A sheen of oil washed ashore on much of the Chandeleur Islands, barrier islands that are part of the Breton National Wildlife Refuge, in the first confirmation of the oil slick hitting land, a U.S. response team spokeswoman said.

M.A. Sanjayan, chief scientist for The Nature Conservancy, flew over the Chandeleur Islands and described seeing "ribbons and ribbons" of orange-colored oil stretching for miles and penetrating the numerous small bays, channels and inlets of the islands.

From the air, he said, the oil containment operations appeared almost futile compared with the enormity of the slick.

"We saw over a dozen skimmers working one slick," he said. "As the boats would approach (the oil), it would just give way right in front of them, from the wake. So they looked like toys, like Q-tips, trying to mop up a very large area."


The heavier oil remains farther off the coast for now, closer to the leak site. But the Mississippi Delta, Breton Sound and Chandeleur Sound are in danger of shoreline contacts over the next few days, officials said.

Kevin Begos, a seafood industry spokesman in Apalachicola, Florida, said the spill has affected the marketplace, even though there's no oil anywhere nearby yet. He said seafood dealers in his area have seen orders drop considerably.

"Right now, it's mostly fear, because oil hasn't come here yet," Begos said.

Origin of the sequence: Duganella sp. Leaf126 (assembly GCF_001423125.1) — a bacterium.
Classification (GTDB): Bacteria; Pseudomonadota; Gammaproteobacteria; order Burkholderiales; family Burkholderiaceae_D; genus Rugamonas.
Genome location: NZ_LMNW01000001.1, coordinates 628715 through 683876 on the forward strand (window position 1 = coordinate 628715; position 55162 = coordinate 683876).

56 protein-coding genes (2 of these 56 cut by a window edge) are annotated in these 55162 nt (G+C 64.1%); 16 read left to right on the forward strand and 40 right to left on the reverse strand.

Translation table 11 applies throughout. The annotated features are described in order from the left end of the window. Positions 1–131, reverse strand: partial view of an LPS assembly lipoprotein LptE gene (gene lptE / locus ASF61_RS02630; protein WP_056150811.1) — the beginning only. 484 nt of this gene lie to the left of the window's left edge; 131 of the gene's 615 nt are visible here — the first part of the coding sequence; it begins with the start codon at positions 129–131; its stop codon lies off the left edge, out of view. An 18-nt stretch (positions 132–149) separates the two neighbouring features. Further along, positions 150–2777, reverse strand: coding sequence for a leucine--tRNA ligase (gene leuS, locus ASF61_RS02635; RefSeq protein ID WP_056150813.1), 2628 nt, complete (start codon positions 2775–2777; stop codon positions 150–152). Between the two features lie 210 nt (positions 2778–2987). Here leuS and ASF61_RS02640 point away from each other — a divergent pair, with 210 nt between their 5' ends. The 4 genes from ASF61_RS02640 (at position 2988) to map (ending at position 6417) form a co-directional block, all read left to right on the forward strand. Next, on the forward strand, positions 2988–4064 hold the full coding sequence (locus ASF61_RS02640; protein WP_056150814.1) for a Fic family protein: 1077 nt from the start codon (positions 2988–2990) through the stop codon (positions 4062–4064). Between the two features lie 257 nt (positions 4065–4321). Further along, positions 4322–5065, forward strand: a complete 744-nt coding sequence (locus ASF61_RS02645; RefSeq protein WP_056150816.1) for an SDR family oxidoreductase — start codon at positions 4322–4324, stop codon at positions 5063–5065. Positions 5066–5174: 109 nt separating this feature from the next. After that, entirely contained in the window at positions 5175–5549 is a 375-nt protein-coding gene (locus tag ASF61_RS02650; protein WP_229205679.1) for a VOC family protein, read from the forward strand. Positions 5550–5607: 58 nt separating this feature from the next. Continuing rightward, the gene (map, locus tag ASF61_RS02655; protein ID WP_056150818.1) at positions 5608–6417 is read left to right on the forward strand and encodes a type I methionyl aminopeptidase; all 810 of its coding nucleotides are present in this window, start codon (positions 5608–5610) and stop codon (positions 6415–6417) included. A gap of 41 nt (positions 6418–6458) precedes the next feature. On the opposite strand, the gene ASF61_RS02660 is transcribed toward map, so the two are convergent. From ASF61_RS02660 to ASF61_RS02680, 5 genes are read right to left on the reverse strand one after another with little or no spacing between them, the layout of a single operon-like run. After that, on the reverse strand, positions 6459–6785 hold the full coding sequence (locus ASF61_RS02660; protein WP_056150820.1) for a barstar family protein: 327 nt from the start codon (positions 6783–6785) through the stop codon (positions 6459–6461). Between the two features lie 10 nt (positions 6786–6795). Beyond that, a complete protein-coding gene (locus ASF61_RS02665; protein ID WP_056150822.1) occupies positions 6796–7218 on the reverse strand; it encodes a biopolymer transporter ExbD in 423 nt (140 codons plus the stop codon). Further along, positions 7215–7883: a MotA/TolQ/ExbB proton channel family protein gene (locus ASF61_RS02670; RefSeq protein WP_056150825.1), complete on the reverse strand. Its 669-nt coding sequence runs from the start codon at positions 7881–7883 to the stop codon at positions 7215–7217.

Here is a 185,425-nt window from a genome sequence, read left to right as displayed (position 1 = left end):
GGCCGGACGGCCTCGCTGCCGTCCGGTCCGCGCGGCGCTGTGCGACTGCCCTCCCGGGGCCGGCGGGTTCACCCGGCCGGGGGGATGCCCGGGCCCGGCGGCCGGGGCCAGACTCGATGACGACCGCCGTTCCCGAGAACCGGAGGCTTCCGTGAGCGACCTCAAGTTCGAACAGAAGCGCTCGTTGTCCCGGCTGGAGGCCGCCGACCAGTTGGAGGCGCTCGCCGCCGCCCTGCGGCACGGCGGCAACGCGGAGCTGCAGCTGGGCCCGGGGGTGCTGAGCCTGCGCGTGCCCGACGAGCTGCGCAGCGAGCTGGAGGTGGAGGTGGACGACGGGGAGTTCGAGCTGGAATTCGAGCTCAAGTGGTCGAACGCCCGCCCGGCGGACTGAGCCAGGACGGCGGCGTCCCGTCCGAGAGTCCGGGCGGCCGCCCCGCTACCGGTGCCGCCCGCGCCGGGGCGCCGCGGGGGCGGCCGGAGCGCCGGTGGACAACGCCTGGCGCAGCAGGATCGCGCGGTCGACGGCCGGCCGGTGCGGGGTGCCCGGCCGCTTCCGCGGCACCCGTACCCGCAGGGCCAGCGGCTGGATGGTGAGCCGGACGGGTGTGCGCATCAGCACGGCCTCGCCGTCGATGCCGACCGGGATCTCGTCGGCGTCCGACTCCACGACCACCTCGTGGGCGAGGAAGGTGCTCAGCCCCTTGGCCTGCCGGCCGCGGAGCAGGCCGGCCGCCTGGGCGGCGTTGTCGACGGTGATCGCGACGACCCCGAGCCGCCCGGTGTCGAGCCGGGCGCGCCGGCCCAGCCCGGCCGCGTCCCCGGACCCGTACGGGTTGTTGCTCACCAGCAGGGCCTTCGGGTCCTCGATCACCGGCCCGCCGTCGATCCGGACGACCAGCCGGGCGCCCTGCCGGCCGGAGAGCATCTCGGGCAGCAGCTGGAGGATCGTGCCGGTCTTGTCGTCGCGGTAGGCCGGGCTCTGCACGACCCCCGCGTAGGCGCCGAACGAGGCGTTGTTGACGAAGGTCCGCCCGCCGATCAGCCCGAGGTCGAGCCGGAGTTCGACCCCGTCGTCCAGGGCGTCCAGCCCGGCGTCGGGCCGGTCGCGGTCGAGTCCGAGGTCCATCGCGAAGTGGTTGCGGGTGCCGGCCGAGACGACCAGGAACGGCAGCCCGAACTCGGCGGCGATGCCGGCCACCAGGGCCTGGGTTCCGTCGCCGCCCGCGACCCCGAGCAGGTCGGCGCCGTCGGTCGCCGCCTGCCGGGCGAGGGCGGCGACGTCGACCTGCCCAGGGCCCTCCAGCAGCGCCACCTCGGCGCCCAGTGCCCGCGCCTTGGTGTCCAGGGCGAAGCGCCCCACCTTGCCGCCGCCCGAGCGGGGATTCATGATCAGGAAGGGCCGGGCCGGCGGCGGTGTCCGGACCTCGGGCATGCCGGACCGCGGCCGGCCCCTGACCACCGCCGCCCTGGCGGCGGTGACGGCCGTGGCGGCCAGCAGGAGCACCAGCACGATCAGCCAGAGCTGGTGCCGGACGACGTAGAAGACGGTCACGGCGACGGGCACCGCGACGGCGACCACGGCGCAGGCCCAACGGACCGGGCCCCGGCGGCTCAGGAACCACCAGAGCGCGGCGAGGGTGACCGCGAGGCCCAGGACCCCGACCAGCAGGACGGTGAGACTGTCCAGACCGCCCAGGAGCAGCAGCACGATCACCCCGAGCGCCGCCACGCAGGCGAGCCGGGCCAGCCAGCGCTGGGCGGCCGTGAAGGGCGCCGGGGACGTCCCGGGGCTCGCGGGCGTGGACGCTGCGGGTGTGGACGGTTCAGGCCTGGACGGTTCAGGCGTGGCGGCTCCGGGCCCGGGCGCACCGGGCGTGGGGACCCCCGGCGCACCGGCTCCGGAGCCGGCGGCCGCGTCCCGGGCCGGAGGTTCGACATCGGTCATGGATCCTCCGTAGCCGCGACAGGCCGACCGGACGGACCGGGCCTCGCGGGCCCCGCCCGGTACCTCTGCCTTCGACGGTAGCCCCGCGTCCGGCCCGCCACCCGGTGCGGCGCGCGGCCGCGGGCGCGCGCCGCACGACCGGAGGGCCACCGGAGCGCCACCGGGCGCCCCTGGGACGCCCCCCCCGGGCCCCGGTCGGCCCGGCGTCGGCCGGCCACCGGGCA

Alabama tourism officials planned an ad campaign to let tourists know the beaches were still clean and encourage them not to cancel their vacation plans.

"The beaches are beautiful, the weather is great and the water is clean. The oil is way offshore," Alabama real estate agent Bobby Hornsby said in a message to customers.

Some oiled birds, including pelicans and a gannet, had been found, Jeff Dauzat of the Louisiana Department of Environmental Quality said.

About 250 boats deployed protective booms and used dispersants to break up the thick oil on Friday as crews took advantage of another day of calm weather to fight the slick.

By late Saturday or Sunday morning, winds in the Gulf region could pick up to 15 to 20 knots, a National Weather Service meteorologist said. That may make efforts to battle the slick more difficult.

Coast Guard and port officials said there had been no impact so far on ship traffic, and made preparations to clean vessels quickly en route to port to keep traffic moving -- a move that could eventually cause delays.

Dozens of Louisiana fishermen met with a marine toxicologist in a pizza restaurant in Venice late on Thursday and many said they were worried about the spill's impact.

"BP needs to look at more than the bottom line," said Kindra, who declined to give her last name for fear her husband, a fisherman, could be excluded from a temporary jobs program the company is offering.

"We need to put our local people's health as number one. We need to be informed about the dispersants, the oil and the wind even if it's bad news," she said.

(Additional reporting by Matt Daily in New York; Tom Bergin in London; Anna Driver and Chris Baltimore in Houston; Tom Brown and Pascal Fletcher in Miami; Michael Peltier in Pensacola; Steve Gorman and Brian Snyder in Mobile; Scott Malone in Boston; and Richard Cowan in Washington; writing by John Whitesides; editing by Eric Beech)